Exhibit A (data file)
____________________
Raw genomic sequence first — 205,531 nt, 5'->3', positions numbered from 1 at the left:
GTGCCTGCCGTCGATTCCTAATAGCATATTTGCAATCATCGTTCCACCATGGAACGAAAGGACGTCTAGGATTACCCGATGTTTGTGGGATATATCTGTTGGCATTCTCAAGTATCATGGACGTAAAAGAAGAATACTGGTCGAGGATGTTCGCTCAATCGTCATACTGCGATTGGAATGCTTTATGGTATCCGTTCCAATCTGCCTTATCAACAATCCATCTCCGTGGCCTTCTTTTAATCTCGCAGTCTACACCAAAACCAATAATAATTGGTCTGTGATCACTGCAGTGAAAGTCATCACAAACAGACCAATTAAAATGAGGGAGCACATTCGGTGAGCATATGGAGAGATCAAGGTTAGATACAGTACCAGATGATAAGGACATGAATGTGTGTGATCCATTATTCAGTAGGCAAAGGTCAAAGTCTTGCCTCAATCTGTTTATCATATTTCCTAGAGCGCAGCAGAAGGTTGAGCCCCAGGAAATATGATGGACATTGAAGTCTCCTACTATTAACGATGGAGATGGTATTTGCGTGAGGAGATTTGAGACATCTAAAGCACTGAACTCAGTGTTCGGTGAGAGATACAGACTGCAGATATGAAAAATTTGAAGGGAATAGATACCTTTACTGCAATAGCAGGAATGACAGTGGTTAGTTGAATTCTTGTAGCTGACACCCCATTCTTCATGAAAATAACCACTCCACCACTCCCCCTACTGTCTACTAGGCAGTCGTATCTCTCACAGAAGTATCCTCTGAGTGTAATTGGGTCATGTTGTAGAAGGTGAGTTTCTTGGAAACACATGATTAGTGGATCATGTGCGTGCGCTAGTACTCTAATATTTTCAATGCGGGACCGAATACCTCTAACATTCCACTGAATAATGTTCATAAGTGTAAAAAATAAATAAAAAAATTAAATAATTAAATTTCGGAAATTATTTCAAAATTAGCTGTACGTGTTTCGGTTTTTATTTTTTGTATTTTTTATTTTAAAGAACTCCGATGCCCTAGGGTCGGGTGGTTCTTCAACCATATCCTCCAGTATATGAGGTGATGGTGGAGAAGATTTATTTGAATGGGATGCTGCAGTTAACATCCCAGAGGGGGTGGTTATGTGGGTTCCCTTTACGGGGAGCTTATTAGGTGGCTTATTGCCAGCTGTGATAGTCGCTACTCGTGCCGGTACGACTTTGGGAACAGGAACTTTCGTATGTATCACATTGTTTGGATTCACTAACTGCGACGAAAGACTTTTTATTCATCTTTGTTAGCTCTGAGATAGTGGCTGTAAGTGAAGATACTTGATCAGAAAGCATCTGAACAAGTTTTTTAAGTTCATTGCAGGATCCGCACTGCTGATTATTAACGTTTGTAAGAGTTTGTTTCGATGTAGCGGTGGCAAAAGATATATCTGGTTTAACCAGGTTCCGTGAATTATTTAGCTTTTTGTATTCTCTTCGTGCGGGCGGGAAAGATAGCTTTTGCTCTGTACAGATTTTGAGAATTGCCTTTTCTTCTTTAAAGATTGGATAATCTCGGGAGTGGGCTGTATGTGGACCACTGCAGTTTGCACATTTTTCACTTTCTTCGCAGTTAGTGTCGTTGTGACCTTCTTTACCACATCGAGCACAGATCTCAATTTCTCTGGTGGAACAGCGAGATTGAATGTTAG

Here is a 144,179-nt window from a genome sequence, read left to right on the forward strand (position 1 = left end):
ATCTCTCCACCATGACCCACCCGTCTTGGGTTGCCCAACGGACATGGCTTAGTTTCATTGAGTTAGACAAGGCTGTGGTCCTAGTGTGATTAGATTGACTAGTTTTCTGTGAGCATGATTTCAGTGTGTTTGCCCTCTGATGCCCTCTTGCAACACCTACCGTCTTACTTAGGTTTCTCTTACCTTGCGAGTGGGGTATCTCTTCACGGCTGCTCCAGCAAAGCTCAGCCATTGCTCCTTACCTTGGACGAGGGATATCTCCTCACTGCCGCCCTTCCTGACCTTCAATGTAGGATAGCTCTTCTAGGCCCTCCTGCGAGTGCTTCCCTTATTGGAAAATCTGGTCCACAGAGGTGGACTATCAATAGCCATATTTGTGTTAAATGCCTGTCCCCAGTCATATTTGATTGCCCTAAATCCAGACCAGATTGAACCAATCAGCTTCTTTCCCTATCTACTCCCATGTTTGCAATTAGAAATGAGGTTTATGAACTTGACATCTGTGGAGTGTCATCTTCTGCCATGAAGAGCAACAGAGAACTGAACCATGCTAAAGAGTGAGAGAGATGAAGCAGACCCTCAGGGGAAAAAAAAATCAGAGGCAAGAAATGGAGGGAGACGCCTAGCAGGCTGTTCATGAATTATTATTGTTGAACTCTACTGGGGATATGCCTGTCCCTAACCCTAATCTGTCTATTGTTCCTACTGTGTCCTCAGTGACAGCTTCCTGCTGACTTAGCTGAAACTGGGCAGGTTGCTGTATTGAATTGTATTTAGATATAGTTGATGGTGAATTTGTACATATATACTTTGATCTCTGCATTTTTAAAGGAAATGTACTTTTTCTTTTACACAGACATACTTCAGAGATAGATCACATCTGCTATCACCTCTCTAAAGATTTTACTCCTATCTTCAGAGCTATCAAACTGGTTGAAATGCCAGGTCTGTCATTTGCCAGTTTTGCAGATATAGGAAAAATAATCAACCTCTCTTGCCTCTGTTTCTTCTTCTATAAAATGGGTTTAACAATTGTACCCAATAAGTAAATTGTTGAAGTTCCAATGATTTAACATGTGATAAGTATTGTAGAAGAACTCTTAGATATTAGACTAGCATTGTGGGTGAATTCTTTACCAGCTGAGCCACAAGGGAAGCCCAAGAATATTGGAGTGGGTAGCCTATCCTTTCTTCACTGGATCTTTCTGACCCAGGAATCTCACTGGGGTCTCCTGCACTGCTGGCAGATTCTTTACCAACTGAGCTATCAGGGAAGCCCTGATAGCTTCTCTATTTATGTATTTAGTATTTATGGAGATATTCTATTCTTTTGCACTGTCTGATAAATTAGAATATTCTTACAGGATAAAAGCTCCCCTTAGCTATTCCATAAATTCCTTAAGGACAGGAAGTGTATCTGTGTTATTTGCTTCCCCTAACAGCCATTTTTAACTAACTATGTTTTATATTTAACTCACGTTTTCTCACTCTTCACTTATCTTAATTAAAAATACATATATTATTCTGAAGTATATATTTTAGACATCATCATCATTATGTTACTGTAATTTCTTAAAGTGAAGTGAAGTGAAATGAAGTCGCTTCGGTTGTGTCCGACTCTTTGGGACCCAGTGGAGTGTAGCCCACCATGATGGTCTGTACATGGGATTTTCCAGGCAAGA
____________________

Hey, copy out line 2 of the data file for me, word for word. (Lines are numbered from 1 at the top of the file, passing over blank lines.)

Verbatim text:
GTGCCTGCCGTCGATTCCTAATAGCATATTTGCAATCATCGTTCCACCATGGAACGAAAGGACGTCTAGGATTACCCGATGTTTGTGGGATATATCTGTTGGCATTCTCAAGTATCATGGACGTAAAAGAAGAATACTGGTCGAGGATGTTCGCTCAATCGTCATACTGCGATTGGAATGCTTTATGGTATCCGTTCCAATCTGCCTTATCAACAATCCATCTCCGTGGCCTTCTTTTAATCTCGCAGTCTACACCAAAACCAATAATAATTGGTCTGTGATCACTGCAGTGAAAGTCATCACAAACAGACCAATTAAAATGAGGGAGCACATTCGGTGAGCATATGGAGAGATCAAGGTTAGATACAGTACCAGATGATAAGGACATGAATGTGTGTGATCCATTATTCAGTAGGCAAAGGTCAAAGTCTTGCCTCAATCTGTTTATCATATTTCCTAGAGCGCAGCAGAAGGTTGAGCCCCAGGAAATATGATGGACATTGAAGTCTCCTACTATTAACGATGGAGATGGTATTTGCGTGAGGAGATTTGAGACATCTAAAGCACTGAACTCAGTGTTCGGTGAGAGATACAGACTGCAGATATGAAAAATTTGAAGGGAATAGATACCTTTACTGCAATAGCAGGAATGACAGTGGTTAGTTGAATTCTTGTAGCTGACACCCCATTCTTCATGAAAATAACCACTCCACCACTCCCCCTACTGTCTACTAGGCAGTCGTATCTCTCACAGAAGTATCCTCTGAGTGTAATTGGGTCATGTTGTAGAAGGTGAGTTTCTTGGAAACACATGATTAGTGGATCATGTGCGTGCGCTAGTACTCTAATATTTTCAATGCGGGACCGAATACCTCTAACATTCCACTGAATAATGTTCATAAGTGTAAAAAATAAATAAAAAAATTAAATAATTAAATTTCGGAAATTATTTCAAAATTAGCTGTACGTGTTTCGGTTTTTATTTTTTGTATTTTTTATTTTAAAGAACTCCGATGCCCTAGGGTCGGGTGGTTCTTCAACCATATCCTCCAGTATATGAGGTGATGGTGGAGAAGATTTATTTGAATGGGATGCTGCAGTTAACATCCCAGAGGGGGTGGTTATGTGGGTTCCCTTTACGGGGAGCTTATTAGGTGGCTTATTGCCAGCTGTGATAGTCGCTACTCGTGCCGGTACGACTTTGGGAACAGGAACTTTCGTATGTATCACATTGTTTGGATTCACTAACTGCGACGAAAGACTTTTTATTCATCTTTGTTAGCTCTGAGATAGTGGCTGTAAGTGAAGATACTTGATCAGAAAGCATCTGAACAAGTTTTTTAAGTTCATTGCAGGATCCGCACTGCTGATTATTAACGTTTGTAAGAGTTTGTTTCGATGTAGCGGTGGCAAAAGATATATCTGGTTTAACCAGGTTCCGTGAATTATTTAGCTTTTTGTATTCTCTTCGTGCGGGCGGGAAAGATAGCTTTTGCTCTGTACAGATTTTGAGAATTGCCTTTTCTTCTTTAAAGATTGGATAATCTCGGGAGTGGGCTGTATGTGGACCACTGCAGTTTGCACATTTTTCACTTTCTTCGCAGTTAGTGTCGTTGTGACCTTCTTTACCACATCGAGCACAGATCTCAATTTCTCTGGTGGAACAGCGAGATTGAATGTTAG